The National  Memo Logo

Smart. Sharp. Funny. Fearless.

Monday, December 09, 2019 {{ new Date().getDay() }}

Reprinted with permission from AlterNet.

Neo-Nazis suddenly seem highly visible following this weekend’s Unite the Right riot in Charlottesville that left counter-protester Heather Heyer dead. The protest was largely void of Klan hoods, suggesting that neo-Nazis and the Ku Klux Klan are feeling more emboldened. With the renewed visibility of these groups, many may be wondering: How many people do hate groups count as members, and where are these groups located?

Data from the Southern Poverty Law Center suggests the number of hate groups is currently near the country’s all-time recorded high, in 2011. The SPLC reports that as of 2016, there are 917 active groups. (That’s 100 fewer than the 1,108 groups reported in 2011.) The SPLC’s hate map identifies groups by tracking their publications and websites. Of those 917, more than 90 are neo-Nazi groups. California has the highest number with 79, followed by Florida with 63 and Texas with 55.

Prominent neo-Nazi groups include the National Socialist Movement and Vanguard America. According to historian Federico Finchelstein, the KKK, white supremacists and white nationalists are also neo-Nazis, whether they identify as such or not, because they all “exhibit the fundamental traits of Nazism—chiefly racism, anti-Semitism, and the glorification of political violence.” The Anti-Defamation League reports that these groups’ underlying ideology dehumanizes and focuses on the “alleged inferiority of non-whites.” The neo-Nazis in Charlottesville last weekend were recorded chanting “blood and soil,” a Nazi slogan that affirms racial hatred by basing ethnicity on blood descent and physical territory.

In a speech given in Kentucky, Vanguard America leader Dillon Irizarry said he counted at least 200 members in 20 different states. The KKK itself claims it has “between 5,000 and 8,000 members nationwide.”

Although the members of these groups may be especially vocal, the presence of racism in the U.S. cannot be quantified strictly by data. Nearly 63 million people voted for Trump, which means those voters were willing to accept and tolerate a racist, misogynist, xenophobe for a president, emboldening the small minority of neo-Nazis among them. Trump’s own reluctance to condemn the neo-Nazis has led some Democrats to propose a bill to censure the president. But the enduring existence of these hate groups is indicative of racism’s lasting presence in the United States’ history.

Along with the rise in hate group membership since Trump’s election, there has been an increase in racially motivated attacks. The SPLC has recorded 1,863 bias incidents from the day after the 2016 election up to March 31, 2017. Of the 1,863 incidents, 292—or 15.67 percent—were anti-black motivated.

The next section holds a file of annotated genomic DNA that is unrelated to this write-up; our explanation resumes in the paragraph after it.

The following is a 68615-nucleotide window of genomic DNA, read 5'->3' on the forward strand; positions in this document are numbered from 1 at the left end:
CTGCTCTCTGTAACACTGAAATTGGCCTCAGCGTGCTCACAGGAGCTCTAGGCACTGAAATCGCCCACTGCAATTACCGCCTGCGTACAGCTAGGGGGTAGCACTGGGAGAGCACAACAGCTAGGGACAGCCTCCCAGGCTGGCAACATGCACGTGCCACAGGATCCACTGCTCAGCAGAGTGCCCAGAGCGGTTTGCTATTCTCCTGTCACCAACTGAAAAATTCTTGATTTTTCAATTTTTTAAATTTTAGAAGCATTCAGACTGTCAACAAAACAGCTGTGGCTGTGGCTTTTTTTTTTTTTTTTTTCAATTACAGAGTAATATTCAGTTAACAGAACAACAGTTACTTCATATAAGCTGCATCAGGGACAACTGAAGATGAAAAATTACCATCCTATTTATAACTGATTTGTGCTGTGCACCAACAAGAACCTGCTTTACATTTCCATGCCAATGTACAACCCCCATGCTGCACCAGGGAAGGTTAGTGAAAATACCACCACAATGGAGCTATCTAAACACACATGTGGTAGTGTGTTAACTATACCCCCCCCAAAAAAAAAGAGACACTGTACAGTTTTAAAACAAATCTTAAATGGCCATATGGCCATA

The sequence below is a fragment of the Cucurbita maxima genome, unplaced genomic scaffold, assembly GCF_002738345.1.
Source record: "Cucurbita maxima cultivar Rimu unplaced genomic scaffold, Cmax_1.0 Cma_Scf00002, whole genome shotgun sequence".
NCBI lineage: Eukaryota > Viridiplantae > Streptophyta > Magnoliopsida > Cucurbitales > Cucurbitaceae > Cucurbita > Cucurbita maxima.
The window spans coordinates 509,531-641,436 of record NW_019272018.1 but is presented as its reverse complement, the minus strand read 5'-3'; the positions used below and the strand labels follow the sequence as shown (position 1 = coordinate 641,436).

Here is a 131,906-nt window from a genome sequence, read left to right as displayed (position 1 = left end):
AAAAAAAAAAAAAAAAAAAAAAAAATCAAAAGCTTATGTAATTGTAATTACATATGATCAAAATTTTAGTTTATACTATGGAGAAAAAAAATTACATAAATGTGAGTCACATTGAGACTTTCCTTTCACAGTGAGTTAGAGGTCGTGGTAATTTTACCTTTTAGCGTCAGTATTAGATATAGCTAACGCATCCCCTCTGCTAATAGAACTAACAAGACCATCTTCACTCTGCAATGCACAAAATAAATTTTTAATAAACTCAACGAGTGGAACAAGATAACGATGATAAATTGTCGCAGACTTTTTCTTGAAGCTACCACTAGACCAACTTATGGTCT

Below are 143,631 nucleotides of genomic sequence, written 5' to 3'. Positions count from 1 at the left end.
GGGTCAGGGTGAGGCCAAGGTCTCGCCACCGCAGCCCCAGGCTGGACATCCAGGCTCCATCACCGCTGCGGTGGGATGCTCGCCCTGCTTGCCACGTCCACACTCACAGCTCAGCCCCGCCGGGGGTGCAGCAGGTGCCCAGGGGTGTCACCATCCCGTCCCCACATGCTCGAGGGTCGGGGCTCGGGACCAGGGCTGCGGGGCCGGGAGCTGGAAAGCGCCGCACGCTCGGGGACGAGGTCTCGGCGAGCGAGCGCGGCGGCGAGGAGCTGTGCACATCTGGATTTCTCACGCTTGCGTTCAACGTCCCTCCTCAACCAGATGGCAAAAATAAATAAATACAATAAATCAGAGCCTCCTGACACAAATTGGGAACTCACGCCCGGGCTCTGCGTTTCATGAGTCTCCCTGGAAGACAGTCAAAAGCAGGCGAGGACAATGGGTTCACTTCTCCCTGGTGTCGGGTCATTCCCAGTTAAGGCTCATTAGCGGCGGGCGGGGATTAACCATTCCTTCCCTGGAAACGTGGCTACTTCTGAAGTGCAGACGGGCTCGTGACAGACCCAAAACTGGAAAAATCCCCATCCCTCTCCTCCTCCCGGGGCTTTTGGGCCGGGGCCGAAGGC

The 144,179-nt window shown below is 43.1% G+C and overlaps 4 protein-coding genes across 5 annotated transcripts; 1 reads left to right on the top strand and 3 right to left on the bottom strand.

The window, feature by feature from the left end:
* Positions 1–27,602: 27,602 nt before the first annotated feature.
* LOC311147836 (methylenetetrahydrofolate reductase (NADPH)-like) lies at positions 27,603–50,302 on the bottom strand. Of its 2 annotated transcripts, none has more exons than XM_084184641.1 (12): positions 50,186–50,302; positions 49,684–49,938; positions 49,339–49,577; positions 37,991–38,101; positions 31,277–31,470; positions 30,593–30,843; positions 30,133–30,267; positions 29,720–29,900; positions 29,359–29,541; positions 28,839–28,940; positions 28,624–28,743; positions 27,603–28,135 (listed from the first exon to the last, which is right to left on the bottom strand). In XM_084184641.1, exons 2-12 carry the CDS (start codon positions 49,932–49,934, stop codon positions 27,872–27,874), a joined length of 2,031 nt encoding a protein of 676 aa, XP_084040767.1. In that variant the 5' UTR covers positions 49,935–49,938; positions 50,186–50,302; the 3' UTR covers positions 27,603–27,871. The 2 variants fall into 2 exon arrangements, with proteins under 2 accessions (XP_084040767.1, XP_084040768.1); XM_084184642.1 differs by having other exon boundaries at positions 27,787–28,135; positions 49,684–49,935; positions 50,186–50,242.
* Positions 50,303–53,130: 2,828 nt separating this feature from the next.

Under Trump’s presidency, hate and racism are finding their way into the mainstream. Racism isn’t just Nazism, and the protests weren’t just an aberration. Racism is a deeply engrained and systemic problem, built into the United States’ values, biases and assumptions, especially against black Americans, since the country’s beginnings. Dismantling white supremacy will require recognizing racism as an institution perpetuated in order to maintain privileges for white males. Rooting out the racist assumptions embedded in our laws and attitudes will require an intersectional movement that actively challenges police brutality and recognizes our history of slavery and Jim Crow laws.

Julia Flasphaler is a junior writing fellow for AlterNet interested in trauma, gender and race. She is a senior English Literature major at Columbia University. Follow her at @juliaflafla.

Header image source.

Advertising

Start your day with National Memo Newsletter

Know first.

The opinions that matter. Delivered to your inbox every morning

Mark Meadows

Donald Trump’s White House Chief of Staff Mark Meadows wanted a presidential pardon. He had facilitated key stages of Trump’s attempted 2020 coup, linking the insurrectionists to the highest reaches of the White House and Congress.

But ultimately, Meadows failed to deliver what Trump most wanted, which was convincing others in government to overturn the 2020 election. And then his subordinates, White House security staff, thwarted Trump’s plan to march with a mob into the Capitol.

Meadows’ role has become clearer with each January 6 hearing. Earlier hearings traced how his attempted Justice Department takeover failed. The fake Electoral College slates that Meadows had pushed were not accepted by Congress. The calls by Trump to state officials that he had orchestrated to “find votes” did not work. Nor could Meadows convince Vice-President Mike Pence to ignore the official Electoral College results and count pro-Trump forgeries.

And as January 6 approached and the insurrection began, new and riveting details emerged about Meadow’s pivotal role at the eye of this storm, according to testimony on Tuesday by his top White House aide, Cassidy Hutchinson.

Meadows had been repeatedly told that threats of violence were real. Yet he repeatedly ignored calls from the Secret Service, Capitol police, White House lawyers and military chiefs to protect the Capitol, Hutchinson told the committee under oath. And then Meadows, or, at least White House staff under him, failed Trump a final time – although in a surprising way.